Struggles African Americans Face in the United States

Topics: Black people, African American, Race Pages: 3 (895 words) Published: March 18, 2011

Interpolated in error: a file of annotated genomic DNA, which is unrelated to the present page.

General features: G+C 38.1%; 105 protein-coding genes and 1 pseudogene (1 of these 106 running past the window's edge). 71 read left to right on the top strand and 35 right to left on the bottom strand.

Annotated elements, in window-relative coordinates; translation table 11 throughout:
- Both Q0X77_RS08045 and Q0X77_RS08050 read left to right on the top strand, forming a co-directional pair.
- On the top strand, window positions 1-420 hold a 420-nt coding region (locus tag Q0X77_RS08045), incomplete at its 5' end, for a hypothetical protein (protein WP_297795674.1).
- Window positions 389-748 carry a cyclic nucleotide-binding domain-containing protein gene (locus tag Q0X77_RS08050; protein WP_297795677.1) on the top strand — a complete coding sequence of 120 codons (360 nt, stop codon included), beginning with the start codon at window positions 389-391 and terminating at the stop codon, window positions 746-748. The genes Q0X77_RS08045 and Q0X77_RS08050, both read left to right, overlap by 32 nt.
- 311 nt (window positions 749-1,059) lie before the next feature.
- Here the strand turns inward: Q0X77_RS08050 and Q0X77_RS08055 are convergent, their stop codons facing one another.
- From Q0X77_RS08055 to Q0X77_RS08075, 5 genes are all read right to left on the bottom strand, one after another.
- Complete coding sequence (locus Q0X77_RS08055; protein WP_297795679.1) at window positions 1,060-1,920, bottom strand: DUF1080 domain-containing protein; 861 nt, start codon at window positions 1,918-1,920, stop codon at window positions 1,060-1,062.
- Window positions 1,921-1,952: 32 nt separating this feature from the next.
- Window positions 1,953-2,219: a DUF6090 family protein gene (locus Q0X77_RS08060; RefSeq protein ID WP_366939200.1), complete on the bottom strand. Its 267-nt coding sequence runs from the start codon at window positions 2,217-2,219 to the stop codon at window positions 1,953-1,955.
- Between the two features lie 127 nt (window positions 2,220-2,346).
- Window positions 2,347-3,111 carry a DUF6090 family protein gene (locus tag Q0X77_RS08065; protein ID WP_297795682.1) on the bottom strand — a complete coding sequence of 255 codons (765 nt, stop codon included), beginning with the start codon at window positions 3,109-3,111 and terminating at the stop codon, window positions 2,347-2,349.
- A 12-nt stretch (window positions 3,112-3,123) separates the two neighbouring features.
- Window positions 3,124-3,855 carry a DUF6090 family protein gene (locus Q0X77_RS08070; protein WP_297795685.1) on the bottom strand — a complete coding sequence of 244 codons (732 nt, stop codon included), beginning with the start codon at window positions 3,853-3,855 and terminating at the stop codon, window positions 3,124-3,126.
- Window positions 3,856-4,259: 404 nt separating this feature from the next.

African Americans are among many groups that immigrated to the United States. According to The American Journey (2005), conditions were sometimes a problem in Africa and some natives of the area wanted to start a new life in the newly settled world. To pay for passage to the New World, they signed agreements to work for a set number of years and to be free individuals afterwards called indentured servitude. Things went smoothly at first. However, after a while, rulers of Africa began capturing and trading slaves with white colonists of Newfoundland. From 1654 to 1865 it was legal to own slaves permanently in North America, the majority of slaves being African Americans. Thousands of captured slaves came by large ships where they were traded in the southern colonies for agricultural farming on large plantations with no pay. African Americans faced prejudice, segregation, and racism. In today’s society African Americans still deal with prejudice people. There are many white Americans that mistreat blacks or treat them unequally based on their race. African Americans are still treated poorly in many parts of the world, including the United States. Many African Americans believe they do not receive the same job opportunities, pay rate, or educational opportunities. African Americans seem to think the reason for this unequal treatment is due to the color of their skin. African American women tend to be paid less money than that of a man despite the color of his skin. African American men and women are stereotyped by the color of their skin, where they live, or the jobs they possess, just to name a few. Many people especially whites believe that blacks are ignorant. That is one of the biggest stereotypes we face as black people. It is perceived that blacks are not intelligent enough to co-mingle with the dominant race, the dominant race being whites. African Americans are viewed as being incapable of doing the same job as a white person, or carrying on an...
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